About my book

About Other People’s Country

When writer Maureen Helen reached her fifties, she decided she wanted to do something a little different. Spurred by an adventure in Thailand, she resolved to use her skills to work as a remote area nurse on an isolated Aboriginal community in Western Australia’s Pilbara region.

Faced with the appalling health problems of the community and a growing sense that she didn’t belong, Maureen battled her own crisis of confidence. At the same time, she battled the harshness and hostility of her surroundings. She struggled to adjust to a culture where she was the outsider.

This finely judged piece of writing offers penetrating insights into the cultural clash between Aboriginal and White Australia. As well it takes a cool look at the naarrator’s own moral compass when faced with a frequently demanding and sometimes frightening existence well outside her comfort zone.

Unsentimental, compelling and moving, this book will take you deep into the heart of the Australian outback.

Other People’s Country was a finalist in the Non Fiction Book Award section of the Walkley Awards for Excellence in Journalism, 2008.

Also shortlisted in the Western Australian Premier’s Book Awards (WA History Section, 2008)

Publication and purchase details

First published by ABC Books (2008), Other People’s Country has been reprinted by Stone’s Publishing. It is available through Stone’s Publishing Bookstore and as an ebook through Amazon.

Reviews of Other People’s Country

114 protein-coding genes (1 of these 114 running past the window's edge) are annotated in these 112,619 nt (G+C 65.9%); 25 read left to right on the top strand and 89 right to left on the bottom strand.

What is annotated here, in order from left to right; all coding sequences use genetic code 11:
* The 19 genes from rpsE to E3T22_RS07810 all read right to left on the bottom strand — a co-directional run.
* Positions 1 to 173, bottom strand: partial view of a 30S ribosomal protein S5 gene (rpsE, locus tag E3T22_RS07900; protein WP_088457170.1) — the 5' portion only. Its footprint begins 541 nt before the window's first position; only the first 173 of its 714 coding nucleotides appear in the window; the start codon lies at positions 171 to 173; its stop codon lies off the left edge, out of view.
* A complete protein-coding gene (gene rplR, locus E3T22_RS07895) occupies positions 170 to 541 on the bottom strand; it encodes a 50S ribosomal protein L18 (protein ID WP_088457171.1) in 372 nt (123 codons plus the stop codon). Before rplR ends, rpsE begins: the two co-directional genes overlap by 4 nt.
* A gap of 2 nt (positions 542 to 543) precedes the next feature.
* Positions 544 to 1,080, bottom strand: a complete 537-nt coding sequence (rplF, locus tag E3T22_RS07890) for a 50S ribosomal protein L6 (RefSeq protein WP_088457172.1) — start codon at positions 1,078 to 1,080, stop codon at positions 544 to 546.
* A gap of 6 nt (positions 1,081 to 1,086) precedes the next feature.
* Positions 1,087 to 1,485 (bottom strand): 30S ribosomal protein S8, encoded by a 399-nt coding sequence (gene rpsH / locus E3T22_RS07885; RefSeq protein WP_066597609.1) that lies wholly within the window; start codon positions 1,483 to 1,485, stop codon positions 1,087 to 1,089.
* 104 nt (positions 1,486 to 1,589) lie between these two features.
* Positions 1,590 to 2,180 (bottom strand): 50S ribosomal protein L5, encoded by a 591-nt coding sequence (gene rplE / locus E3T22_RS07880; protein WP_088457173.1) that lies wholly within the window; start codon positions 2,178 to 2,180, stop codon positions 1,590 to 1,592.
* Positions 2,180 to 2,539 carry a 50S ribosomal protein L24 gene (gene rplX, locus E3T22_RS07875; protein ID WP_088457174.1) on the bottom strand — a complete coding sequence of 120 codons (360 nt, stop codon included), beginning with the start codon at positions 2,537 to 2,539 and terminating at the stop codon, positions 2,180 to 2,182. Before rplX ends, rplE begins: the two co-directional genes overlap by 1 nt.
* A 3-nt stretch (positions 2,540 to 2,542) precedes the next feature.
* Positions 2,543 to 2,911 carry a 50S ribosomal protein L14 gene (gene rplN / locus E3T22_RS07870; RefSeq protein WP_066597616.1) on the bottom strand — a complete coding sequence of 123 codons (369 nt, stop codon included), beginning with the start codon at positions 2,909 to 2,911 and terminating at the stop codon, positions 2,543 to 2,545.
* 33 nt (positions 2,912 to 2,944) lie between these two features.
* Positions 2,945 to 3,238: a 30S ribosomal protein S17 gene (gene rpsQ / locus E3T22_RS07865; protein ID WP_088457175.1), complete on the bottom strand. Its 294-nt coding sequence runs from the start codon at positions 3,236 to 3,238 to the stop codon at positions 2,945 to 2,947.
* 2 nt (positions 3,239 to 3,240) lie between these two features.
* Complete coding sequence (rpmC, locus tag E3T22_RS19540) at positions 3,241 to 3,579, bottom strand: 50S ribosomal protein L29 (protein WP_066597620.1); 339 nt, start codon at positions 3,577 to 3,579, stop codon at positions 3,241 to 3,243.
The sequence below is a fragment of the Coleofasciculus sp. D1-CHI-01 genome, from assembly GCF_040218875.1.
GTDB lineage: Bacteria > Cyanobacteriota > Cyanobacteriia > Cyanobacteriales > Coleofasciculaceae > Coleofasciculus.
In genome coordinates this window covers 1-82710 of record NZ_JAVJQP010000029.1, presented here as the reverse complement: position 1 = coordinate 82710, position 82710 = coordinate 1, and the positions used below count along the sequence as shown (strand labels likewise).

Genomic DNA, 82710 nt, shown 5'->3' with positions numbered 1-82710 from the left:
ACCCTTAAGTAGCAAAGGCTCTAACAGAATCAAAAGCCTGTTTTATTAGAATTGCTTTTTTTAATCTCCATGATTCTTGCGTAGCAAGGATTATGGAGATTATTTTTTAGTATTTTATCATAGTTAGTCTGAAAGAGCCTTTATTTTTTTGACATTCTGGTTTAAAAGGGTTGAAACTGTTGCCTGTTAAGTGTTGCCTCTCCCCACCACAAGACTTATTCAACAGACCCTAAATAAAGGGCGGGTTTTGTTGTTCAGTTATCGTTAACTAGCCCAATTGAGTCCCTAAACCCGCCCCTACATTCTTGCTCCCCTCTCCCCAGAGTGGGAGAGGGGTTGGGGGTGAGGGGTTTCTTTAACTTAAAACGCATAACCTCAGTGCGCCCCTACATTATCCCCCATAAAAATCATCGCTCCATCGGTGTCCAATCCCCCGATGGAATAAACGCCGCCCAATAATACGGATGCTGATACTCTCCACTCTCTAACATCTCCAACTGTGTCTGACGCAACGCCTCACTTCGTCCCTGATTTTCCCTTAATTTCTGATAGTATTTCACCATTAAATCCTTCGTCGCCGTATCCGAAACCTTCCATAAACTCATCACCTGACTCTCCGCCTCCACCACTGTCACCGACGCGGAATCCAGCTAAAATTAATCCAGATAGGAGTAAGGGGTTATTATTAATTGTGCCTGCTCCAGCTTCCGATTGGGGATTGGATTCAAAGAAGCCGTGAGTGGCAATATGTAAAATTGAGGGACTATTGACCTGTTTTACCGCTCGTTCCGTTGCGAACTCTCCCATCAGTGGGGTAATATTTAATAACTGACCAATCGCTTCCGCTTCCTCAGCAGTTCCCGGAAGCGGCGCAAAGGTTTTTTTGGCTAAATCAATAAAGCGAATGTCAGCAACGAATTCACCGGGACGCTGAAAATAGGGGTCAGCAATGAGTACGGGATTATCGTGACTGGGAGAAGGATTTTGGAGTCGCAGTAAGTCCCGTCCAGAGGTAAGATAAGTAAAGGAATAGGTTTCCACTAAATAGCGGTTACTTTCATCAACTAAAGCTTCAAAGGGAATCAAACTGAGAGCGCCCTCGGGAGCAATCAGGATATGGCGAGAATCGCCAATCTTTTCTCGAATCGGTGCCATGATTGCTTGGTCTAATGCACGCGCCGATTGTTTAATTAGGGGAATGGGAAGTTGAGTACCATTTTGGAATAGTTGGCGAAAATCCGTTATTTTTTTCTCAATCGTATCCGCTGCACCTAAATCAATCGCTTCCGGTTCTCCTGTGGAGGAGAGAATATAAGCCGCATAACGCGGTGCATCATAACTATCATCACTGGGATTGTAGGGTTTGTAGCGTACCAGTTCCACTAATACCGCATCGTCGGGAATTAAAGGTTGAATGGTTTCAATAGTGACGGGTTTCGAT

‘Engrossing description of the challenges faced by the author during her ‘adventure’, providing nursing care to a remote Aboriginal community in Western Australia. Fascinating insight that doesn’t pretend to have an easy solution to the problems that are faced by individuals and governments trying to provide assistance to remote communities.’


‘I don’t know how Maureen Helen managed to survive her first month in the Jigalong community in the Western Australian Pilbara region – as someone who has done on-call duty on a 2-person roster, I have no idea how you survive doing a month on-call all on your own among people who are either testing your limits or have no concept of “urgent” or “routine” medical issues!! I know I’d be much less patient than her if people were waking me up for a band-aid or because they took their last blood pressure tablet 3 days ago and want more in the middle of the night because they “think about it when [they] wake up in the night”!!

I’m also not sure how patient I could be with the cultural differences, but certainly not because I think my way is the only, or best, way of doing things, and there are things that the Martu people of the Jigalong community sound like they do better than we white people do. But the slower pace would frustrate me when there’s so much stuff to be done. And yet, rushing people can end up in not achieving what you were hoping for anyway, so perhaps it’s better to just take a deep breath and try to fit in with the local culture. But I definitely don’t agree with the practice of blaming the nurse for a patient’s death regardless of what he/she did or didn’t do and potentially running the nurse out of town.

This was very much an eye-opening and well-written read ‘


Any one of the true stories in Maureen Helen’s memoir could be enacted as a thrilling drama, often a matter of life and death. But this is real life for Maureen and she has the ultimate responsibility of ensuring the best health care possible even when the patient’s life is not always the highest priority compared with enormously important cultural obligations of the Jigalong Martu population
I became more and more compelled by Maureen’s story. As a memoir, it is a story of perserverance, determination and self revelation and as a social history it conveys the difficulties and possibilities in the interaction of two cultures.


I couldn’t put Maureen Helen’s memoir of her time at Jigalong down. Her stories show immense courage and strength and provide honest, soul searching insights as Maureen navigated her way in a community and culture far removed from anything she had previously experienced.